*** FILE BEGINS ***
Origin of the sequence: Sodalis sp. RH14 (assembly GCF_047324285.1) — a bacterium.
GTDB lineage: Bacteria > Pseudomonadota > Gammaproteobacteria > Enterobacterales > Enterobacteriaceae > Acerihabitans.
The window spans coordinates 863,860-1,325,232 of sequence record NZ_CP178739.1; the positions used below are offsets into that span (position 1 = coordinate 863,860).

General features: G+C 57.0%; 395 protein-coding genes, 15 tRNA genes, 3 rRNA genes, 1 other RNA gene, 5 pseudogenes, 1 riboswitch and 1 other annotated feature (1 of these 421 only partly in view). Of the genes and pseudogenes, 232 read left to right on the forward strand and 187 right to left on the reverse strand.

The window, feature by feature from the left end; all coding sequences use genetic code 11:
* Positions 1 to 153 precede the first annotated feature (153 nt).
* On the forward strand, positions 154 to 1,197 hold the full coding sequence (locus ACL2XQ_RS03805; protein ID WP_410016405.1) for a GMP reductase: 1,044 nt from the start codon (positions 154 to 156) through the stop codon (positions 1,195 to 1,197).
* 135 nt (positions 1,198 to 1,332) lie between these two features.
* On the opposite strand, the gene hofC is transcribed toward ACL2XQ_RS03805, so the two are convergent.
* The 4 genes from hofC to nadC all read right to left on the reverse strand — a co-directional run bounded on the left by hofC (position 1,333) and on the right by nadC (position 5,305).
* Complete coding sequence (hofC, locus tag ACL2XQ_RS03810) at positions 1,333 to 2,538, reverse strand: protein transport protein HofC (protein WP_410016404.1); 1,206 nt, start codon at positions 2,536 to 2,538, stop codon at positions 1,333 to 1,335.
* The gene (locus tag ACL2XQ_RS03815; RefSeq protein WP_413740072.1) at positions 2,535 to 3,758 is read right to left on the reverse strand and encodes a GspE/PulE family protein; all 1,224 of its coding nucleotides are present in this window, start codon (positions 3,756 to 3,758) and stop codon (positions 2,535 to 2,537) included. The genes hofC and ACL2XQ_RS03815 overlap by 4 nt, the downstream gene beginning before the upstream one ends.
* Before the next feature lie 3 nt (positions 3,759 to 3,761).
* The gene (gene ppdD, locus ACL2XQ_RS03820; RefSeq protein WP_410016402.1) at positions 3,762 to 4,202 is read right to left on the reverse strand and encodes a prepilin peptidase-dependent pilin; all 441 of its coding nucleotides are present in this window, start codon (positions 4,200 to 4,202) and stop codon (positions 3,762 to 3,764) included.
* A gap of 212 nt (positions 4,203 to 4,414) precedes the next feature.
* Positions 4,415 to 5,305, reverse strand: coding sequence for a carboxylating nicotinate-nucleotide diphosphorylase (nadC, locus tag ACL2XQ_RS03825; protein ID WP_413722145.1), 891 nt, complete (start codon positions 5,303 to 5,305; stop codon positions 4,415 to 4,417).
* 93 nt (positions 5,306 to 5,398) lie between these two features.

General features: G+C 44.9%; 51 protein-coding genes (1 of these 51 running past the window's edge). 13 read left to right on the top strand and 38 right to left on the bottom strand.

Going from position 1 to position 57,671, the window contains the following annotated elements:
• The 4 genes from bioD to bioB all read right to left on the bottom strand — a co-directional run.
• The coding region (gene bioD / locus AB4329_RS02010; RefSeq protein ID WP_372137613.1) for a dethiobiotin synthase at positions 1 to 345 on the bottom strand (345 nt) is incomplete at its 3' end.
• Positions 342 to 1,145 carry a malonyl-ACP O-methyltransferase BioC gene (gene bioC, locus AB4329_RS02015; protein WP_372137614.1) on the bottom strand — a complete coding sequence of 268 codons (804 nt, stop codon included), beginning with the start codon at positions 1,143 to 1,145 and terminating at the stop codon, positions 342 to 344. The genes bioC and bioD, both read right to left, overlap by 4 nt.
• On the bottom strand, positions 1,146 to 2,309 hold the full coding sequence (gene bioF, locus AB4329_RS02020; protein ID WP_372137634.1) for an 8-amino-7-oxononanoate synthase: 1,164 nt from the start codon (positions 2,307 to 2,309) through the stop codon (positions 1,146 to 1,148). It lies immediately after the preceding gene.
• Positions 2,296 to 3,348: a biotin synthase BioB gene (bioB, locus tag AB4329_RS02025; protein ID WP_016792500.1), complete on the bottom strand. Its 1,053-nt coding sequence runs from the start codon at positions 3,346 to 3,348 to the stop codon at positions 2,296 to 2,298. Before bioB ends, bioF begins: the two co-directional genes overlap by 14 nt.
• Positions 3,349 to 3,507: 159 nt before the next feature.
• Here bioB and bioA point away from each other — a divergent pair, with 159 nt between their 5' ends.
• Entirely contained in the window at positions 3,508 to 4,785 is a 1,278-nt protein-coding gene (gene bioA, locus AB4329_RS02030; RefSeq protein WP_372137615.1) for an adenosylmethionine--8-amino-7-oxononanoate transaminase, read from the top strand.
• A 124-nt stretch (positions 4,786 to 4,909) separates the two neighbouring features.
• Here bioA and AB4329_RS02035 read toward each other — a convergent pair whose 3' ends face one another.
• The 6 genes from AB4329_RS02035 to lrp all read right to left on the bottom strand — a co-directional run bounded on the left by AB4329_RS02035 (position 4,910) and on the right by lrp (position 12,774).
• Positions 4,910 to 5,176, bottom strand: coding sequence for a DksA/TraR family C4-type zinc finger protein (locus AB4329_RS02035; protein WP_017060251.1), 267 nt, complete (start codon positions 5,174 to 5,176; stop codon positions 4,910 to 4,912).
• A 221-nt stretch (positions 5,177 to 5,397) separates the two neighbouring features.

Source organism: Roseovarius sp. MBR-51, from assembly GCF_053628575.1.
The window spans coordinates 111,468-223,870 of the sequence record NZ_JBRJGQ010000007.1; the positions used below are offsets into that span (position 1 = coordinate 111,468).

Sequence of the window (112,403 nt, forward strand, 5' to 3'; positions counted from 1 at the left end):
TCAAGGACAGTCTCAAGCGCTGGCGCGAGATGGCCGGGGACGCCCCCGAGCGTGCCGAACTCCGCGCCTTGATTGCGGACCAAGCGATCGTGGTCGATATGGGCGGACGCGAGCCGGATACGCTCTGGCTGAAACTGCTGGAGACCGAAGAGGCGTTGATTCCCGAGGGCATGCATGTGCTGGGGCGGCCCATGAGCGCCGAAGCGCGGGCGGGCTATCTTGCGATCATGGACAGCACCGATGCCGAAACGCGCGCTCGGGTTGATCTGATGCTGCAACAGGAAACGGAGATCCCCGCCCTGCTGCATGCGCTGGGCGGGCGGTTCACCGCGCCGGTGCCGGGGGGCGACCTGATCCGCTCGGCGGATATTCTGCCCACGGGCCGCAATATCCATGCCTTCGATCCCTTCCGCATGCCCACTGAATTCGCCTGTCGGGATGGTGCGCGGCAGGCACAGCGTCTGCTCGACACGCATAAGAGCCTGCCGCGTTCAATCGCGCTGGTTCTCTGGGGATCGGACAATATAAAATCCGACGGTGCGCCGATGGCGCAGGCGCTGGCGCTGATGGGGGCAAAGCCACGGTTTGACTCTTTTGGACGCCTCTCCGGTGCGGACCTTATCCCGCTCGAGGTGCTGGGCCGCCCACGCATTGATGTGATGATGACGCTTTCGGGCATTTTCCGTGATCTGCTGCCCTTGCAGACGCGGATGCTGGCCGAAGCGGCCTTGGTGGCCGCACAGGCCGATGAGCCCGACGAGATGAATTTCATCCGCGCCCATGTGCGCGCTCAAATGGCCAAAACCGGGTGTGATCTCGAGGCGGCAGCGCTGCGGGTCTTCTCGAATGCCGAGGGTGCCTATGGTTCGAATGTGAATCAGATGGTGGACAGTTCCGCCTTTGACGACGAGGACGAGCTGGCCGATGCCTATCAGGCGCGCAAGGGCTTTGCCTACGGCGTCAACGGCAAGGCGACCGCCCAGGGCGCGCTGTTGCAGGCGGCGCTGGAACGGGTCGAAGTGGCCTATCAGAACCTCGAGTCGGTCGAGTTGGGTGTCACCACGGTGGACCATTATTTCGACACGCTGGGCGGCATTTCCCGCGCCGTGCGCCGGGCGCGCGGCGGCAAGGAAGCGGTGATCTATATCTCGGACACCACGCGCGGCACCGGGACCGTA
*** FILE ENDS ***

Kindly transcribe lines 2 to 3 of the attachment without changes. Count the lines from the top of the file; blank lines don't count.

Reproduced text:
GTDB lineage: Bacteria > Pseudomonadota > Gammaproteobacteria > Enterobacterales > Enterobacteriaceae > Acerihabitans.
The window spans coordinates 863,860-1,325,232 of sequence record NZ_CP178739.1; the positions used below are offsets into that span (position 1 = coordinate 863,860).